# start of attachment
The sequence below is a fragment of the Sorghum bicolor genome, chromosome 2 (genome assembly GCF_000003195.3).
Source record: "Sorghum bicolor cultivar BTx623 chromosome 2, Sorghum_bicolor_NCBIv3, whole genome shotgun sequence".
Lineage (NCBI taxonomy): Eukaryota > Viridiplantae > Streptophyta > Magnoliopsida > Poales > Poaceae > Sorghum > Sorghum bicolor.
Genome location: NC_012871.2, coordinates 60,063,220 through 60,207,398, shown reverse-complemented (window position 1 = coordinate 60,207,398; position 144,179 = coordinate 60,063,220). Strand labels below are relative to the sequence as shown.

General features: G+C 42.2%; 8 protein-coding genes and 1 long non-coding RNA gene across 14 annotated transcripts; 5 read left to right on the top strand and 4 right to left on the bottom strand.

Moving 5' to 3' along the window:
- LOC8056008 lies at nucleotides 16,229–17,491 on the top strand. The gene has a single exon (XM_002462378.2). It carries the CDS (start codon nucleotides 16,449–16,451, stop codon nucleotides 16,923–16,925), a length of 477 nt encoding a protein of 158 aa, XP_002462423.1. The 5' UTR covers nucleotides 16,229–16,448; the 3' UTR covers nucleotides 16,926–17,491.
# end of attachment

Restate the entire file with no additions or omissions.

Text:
The sequence below is a fragment of the Sorghum bicolor genome, chromosome 2 (genome assembly GCF_000003195.3).
Source record: "Sorghum bicolor cultivar BTx623 chromosome 2, Sorghum_bicolor_NCBIv3, whole genome shotgun sequence".
Lineage (NCBI taxonomy): Eukaryota > Viridiplantae > Streptophyta > Magnoliopsida > Poales > Poaceae > Sorghum > Sorghum bicolor.
Genome location: NC_012871.2, coordinates 60,063,220 through 60,207,398, shown reverse-complemented (window position 1 = coordinate 60,207,398; position 144,179 = coordinate 60,063,220). Strand labels below are relative to the sequence as shown.

General features: G+C 42.2%; 8 protein-coding genes and 1 long non-coding RNA gene across 14 annotated transcripts; 5 read left to right on the top strand and 4 right to left on the bottom strand.

Moving 5' to 3' along the window:
- LOC8056008 lies at nucleotides 16,229–17,491 on the top strand. The gene has a single exon (XM_002462378.2). It carries the CDS (start codon nucleotides 16,449–16,451, stop codon nucleotides 16,923–16,925), a length of 477 nt encoding a protein of 158 aa, XP_002462423.1. The 5' UTR covers nucleotides 16,229–16,448; the 3' UTR covers nucleotides 16,926–17,491.